of ill-gotten gain, and equitable subordination against all
defendants. ECF No. 1-1, Compl. ¶¶ 64-119. On
September 6, 2013, Mark and JS&N moved for an order
withdrawing reference of this proceeding from the Bankruptcy
Court. ECF No. 1. The matter was transferred to this court on
September 25, 2013. On July 24, 2014, the JS&N defendants
moved for summary judgment. ECF No. 62. The court granted the
JS&N defendants' motion for summary judgment on March
23, 2015,  ECF No. 102, but on July 23, 2015, the
court reconsidered its decision and denied summary judgment
to the extent Vieira alleged that the JS&N defendants
committed legal malpractice with respect to the GFLP
Assignment. ECF No. 116. The July 2015 Order also held
Viera's equitable subordination claim against the
JS&N Defendants in abeyance. Id. at 4. On March
28, 2016, the court reconsidered its July 2015 Order and once
again granted the JS&N defendants' motion for summary
judgment on all claims. ECF No. 123. The court reasoned that,
even if the JS&N defendants breached a duty owed to the
Gosses, there was no evidence that this breach caused the
Gosses any damages. Id. at 4-7.
filed the instant motion on April 25, 2016, arguing that the
court's most recent order-the March 2016
Order-incorrectly granted the JS&N defendants summary
judgment on Vieira's equitable subordination claim. The
JS&N defendants filed a response on May 12, 2016. The
court held a hearing on July 15, 2016. The matter is now ripe
for the court's review.
the court could address the merits of the underlying motion
for summary judgment for a fourth time-or emphasize the
impropriety of raising new arguments on a Rule 59(e)
motion-it strikes the court that the only remaining issues in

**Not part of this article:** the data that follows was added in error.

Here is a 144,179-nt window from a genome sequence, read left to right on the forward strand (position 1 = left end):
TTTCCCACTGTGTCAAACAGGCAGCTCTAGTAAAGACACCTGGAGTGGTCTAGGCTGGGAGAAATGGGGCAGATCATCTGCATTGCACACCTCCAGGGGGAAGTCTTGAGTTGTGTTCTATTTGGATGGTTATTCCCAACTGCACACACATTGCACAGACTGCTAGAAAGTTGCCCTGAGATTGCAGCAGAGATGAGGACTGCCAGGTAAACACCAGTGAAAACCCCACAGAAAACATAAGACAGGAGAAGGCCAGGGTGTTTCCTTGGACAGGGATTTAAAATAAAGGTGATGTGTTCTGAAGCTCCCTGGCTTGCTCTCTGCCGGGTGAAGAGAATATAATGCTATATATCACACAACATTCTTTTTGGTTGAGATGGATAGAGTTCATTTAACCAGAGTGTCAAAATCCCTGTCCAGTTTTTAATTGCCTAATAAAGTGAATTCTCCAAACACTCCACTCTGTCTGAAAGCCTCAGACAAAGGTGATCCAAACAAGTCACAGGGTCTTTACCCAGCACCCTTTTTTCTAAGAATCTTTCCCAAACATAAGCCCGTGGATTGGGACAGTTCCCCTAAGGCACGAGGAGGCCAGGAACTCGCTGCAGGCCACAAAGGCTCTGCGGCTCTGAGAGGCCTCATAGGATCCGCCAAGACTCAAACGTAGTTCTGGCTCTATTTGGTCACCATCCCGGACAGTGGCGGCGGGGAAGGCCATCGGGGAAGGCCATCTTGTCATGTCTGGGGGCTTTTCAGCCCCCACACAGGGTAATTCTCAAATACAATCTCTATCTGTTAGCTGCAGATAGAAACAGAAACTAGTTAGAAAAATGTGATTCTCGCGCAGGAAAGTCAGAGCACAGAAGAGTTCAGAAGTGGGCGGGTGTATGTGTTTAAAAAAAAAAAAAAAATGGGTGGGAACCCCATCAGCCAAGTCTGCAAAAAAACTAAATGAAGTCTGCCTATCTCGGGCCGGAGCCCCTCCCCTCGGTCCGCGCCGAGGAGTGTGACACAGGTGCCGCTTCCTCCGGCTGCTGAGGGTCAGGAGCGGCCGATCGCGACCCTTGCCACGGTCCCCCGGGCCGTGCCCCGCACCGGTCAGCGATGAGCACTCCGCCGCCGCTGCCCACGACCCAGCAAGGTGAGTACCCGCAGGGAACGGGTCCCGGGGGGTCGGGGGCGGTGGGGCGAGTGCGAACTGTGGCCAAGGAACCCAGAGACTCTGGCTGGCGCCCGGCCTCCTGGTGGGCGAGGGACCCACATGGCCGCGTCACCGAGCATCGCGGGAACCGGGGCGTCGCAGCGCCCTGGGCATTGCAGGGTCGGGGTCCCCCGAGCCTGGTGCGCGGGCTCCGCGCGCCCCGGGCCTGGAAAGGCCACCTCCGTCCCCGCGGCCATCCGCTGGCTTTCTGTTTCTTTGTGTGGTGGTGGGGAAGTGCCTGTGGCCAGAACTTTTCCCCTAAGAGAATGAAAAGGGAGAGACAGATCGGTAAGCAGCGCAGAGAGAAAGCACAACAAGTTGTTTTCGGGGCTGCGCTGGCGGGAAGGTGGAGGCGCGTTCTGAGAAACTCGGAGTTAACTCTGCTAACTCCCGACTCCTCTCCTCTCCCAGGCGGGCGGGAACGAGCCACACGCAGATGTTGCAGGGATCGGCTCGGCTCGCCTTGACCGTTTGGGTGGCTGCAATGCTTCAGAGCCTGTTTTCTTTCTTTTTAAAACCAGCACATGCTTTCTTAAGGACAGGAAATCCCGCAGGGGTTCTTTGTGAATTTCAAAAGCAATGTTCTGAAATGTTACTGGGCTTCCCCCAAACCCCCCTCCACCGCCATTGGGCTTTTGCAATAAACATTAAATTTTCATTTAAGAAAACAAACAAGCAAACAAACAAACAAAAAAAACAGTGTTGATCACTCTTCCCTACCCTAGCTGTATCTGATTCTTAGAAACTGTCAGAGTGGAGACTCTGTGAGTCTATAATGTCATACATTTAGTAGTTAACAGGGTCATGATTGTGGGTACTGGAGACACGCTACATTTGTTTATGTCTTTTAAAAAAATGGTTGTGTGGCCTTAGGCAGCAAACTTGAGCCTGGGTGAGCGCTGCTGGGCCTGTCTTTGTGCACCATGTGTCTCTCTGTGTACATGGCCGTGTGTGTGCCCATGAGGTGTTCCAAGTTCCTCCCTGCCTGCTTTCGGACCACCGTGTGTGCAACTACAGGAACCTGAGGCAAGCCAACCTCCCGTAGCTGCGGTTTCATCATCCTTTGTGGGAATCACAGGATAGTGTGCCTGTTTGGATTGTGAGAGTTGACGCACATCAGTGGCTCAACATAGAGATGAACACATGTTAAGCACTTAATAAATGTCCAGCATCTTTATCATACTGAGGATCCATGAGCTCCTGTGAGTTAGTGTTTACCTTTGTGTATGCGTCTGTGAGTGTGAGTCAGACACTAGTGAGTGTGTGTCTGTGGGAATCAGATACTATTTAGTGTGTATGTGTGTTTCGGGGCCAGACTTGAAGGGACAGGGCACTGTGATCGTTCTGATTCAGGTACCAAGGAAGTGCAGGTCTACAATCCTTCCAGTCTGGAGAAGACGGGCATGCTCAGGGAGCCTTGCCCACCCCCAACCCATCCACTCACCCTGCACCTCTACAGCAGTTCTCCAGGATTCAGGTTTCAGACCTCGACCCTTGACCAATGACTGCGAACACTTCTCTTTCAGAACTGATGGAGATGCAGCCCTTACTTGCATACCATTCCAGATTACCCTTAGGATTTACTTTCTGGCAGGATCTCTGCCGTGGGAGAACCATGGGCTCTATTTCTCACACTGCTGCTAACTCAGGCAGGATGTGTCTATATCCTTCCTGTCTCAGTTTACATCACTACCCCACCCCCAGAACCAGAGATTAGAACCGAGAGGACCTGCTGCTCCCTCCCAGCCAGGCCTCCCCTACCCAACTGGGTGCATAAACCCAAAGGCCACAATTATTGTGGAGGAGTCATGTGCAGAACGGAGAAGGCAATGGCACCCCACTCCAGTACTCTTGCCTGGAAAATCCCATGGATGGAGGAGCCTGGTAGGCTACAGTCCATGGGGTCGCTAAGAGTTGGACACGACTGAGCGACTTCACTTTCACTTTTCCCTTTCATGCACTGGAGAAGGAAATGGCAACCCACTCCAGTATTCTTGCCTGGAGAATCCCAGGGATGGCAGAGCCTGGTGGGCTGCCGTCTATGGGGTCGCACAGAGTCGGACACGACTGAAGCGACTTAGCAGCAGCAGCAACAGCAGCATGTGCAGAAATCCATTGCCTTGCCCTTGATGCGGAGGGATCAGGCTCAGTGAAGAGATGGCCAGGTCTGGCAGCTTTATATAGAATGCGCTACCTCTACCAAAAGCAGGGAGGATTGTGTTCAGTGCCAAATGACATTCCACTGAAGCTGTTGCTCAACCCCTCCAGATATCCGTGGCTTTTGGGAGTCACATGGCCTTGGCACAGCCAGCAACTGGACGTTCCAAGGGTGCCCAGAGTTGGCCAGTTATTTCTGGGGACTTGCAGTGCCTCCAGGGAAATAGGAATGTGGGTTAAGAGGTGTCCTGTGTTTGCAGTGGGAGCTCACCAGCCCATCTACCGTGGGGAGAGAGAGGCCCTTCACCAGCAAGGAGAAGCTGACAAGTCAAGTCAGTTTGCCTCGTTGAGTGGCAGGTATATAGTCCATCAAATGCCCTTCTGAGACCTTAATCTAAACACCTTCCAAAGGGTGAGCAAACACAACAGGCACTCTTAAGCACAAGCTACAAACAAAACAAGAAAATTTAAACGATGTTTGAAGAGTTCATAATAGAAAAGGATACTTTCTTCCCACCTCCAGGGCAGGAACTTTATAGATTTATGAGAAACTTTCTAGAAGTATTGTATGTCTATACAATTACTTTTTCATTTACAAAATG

this action pertain to a claim that arises under 11 U.S.C.
§ 510(c) of the Bankruptcy Code. The original reasons
for withdrawing this action's reference to the Bankruptcy
Court no longer apply. In these circumstances, the court
finds it appropriate to exercise its discretion to refer this
matter back to the Bankruptcy Court.
to 28 U.S.C. § 157(a), district courts are authorized
“to refer bankruptcy matters at their discretion to
bankruptcy courts.” In re Grewe, 4 F.3d 299,
304 (4th Cir. 1993). This grant of authority extends to
“any or all cases under title 11 and any or all
proceedings arising under title 11 or arising in or related
to a case under title 11.” 28 U.S.C. § 157(a).
Though courts rarely provide any analysis when exercising
their authority under § 157(a),  this court's decision is
guided by decisions in this circuit referring cases to the
Bankruptcy Court in the first instance.
Vieira v. AGM, II, LLC, another court in this
district addressed a motion to refer a bankruptcy
trustee's action against a creditor to the Bankruptcy
Court. 363 B.R. 746 (D.S.C. 2007). The trustee alleged that
the defendant had effectively inserted certain individuals
into the debtor's business who made decisions that
benefited the creditor and harmed the debtor. Id. at
749. The debtor was forced into bankruptcy under Chapter 7 of
the Bankruptcy Code, and the trustee brought claims for
breach of fiduciary duty to creditors, breach of fiduciary
duty to the debtor, constructive trust, and accounting in the
district court. Id.
AGM, II court applied the framework originally set
forth in Travelers Ins. Co. v. Goldberg, 135 B.R.
788 (D. Md. 1992), which provides as follows:
In deciding whether to refer this case, the Court must first
determine (1) whether this action is sufficiently
“related to” the bankruptcy cases to permit a
referral under § 157(a), and (2) whether and to what
extent a referral is permissible at all in light of the
plaintiffs' jury demand. If, after these issues are
resolved, the Court finds that it has the discretion to grant
defendants' motion [to refer the case], it must still
decide whether a referral would be of practical benefit to
the administration of the action.
AGM, II, LLC, 363 B.R. at 749 (alterations in
original) (quoting Travelers Insurance Co., 135 B.R.